When she begins to have premonitions and is captured by enemy soldiers, Jordan becomes embroiled in a quest to save the great-niece of her King, a child who is the product of rape and is being used as a pawn by her own father. Noah, the King’s bastard son, is not only intent on saving his infant cousin and avenging the murder of her mother, but he also knows he’s the ideal match for Jordan. Like her, he’s respected but is also set apart from others. Unlike her, his separateness results from the circumstances of his birth and from the berserker rages he succumbs to during battles.
Jordan and Noah come to understand that love and desire are the most important tools they have in their own quest to stay alive and together. But a twisted part of Noah’s past will threaten his life and sanity. If Jordan can’t heal him, body and soul, then her final premonition will come true. If it does, then both of the lovers are doomed. Jordan refuses to accept that outcome, but her strength of will may not be enough to prevent tragic events from robbing her of the future she longs to have with Noah.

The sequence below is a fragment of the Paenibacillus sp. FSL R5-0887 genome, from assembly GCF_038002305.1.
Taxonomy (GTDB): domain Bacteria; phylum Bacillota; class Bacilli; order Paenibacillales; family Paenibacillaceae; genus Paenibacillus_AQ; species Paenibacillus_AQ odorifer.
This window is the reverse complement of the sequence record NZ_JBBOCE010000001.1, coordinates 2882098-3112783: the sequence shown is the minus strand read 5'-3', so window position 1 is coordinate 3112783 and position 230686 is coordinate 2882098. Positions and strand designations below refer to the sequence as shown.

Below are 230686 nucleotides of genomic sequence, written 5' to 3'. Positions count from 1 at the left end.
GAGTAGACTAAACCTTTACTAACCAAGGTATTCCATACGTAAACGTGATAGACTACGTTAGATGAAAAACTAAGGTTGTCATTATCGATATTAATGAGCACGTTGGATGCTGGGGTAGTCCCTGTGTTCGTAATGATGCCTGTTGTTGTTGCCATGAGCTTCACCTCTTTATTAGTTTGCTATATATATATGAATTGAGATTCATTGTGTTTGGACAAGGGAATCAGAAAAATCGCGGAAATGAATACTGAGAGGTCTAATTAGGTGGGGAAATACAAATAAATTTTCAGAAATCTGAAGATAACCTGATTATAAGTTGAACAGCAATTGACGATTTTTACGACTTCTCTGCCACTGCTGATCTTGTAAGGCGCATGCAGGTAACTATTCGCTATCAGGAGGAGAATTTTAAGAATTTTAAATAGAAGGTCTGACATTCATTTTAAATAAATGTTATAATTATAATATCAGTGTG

“What are you doing?” she asked.
“I’m not a child.”
“No. You’re very much a woman. You’re also worn down, sick, and sad. I would feed you.”
Wondering if this was some royal custom she was unaware of, Jordan didn’t argue. She watched as Noah broke off a small piece of bread, dipped it in the steaming broth for a second, and then fed it to her. This simple act was relaxing and oddly sensual. Only when she’d insisted she’d had enough, did he eat. Afterwards, he poured each of them a cup of wine.
“Better?” he inquired.
“Much. I liked that.”
Grinning, he said, “Then I shall feed you more often. I liked the way it felt when you took the bread from my fingers with your mouth.”
In spite of everything that had happened earlier, Noah’s words made Jordan ache between her legs. She was not surprised.